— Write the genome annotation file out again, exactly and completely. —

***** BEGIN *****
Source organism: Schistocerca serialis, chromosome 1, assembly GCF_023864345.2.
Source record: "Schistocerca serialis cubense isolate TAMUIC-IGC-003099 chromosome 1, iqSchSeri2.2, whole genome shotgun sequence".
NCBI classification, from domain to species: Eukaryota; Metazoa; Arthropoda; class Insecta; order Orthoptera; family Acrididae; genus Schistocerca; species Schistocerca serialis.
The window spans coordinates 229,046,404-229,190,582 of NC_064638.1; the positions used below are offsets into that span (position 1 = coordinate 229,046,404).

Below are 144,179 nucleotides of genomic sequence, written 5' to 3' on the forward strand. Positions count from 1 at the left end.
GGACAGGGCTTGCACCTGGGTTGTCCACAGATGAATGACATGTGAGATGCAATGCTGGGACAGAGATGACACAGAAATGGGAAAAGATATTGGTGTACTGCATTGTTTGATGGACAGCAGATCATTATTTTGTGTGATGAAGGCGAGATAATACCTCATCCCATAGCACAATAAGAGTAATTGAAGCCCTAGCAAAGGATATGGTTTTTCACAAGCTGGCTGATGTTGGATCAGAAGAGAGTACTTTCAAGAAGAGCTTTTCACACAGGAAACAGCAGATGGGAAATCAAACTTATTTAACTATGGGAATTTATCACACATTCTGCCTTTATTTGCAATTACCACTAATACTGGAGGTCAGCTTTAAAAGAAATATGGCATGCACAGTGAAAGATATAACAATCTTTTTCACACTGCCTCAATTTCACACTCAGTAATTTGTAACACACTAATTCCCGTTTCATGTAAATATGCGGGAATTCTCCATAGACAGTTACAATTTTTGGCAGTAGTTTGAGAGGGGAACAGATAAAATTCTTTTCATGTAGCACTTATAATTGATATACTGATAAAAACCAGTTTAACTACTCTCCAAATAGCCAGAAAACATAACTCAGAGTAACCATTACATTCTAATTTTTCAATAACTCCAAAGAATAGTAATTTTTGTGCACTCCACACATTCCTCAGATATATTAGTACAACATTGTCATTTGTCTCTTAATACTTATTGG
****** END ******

Source organism: Schistocerca serialis, chromosome 1, assembly GCF_023864345.2.
Source record: "Schistocerca serialis cubense isolate TAMUIC-IGC-003099 chromosome 1, iqSchSeri2.2, whole genome shotgun sequence".
NCBI classification, from domain to species: Eukaryota; Metazoa; Arthropoda; class Insecta; order Orthoptera; family Acrididae; genus Schistocerca; species Schistocerca serialis.
The window spans coordinates 229,046,404-229,190,582 of NC_064638.1; the positions used below are offsets into that span (position 1 = coordinate 229,046,404).

Below are 144,179 nucleotides of genomic sequence, written 5' to 3' on the forward strand. Positions count from 1 at the left end.
GGACAGGGCTTGCACCTGGGTTGTCCACAGATGAATGACATGTGAGATGCAATGCTGGGACAGAGATGACACAGAAATGGGAAAAGATATTGGTGTACTGCATTGTTTGATGGACAGCAGATCATTATTTTGTGTGATGAAGGCGAGATAATACCTCATCCCATAGCACAATAAGAGTAATTGAAGCCCTAGCAAAGGATATGGTTTTTCACAAGCTGGCTGATGTTGGATCAGAAGAGAGTACTTTCAAGAAGAGCTTTTCACACAGGAAACAGCAGATGGGAAATCAAACTTATTTAACTATGGGAATTTATCACACATTCTGCCTTTATTTGCAATTACCACTAATACTGGAGGTCAGCTTTAAAAGAAATATGGCATGCACAGTGAAAGATATAACAATCTTTTTCACACTGCCTCAATTTCACACTCAGTAATTTGTAACACACTAATTCCCGTTTCATGTAAATATGCGGGAATTCTCCATAGACAGTTACAATTTTTGGCAGTAGTTTGAGAGGGGAACAGATAAAATTCTTTTCATGTAGCACTTATAATTGATATACTGATAAAAACCAGTTTAACTACTCTCCAAATAGCCAGAAAACATAACTCAGAGTAACCATTACATTCTAATTTTTCAATAACTCCAAAGAATAGTAATTTTTGTGCACTCCACACATTCCTCAGATATATTAGTACAACATTGTCATTTGTCTCTTAATACTTATTGG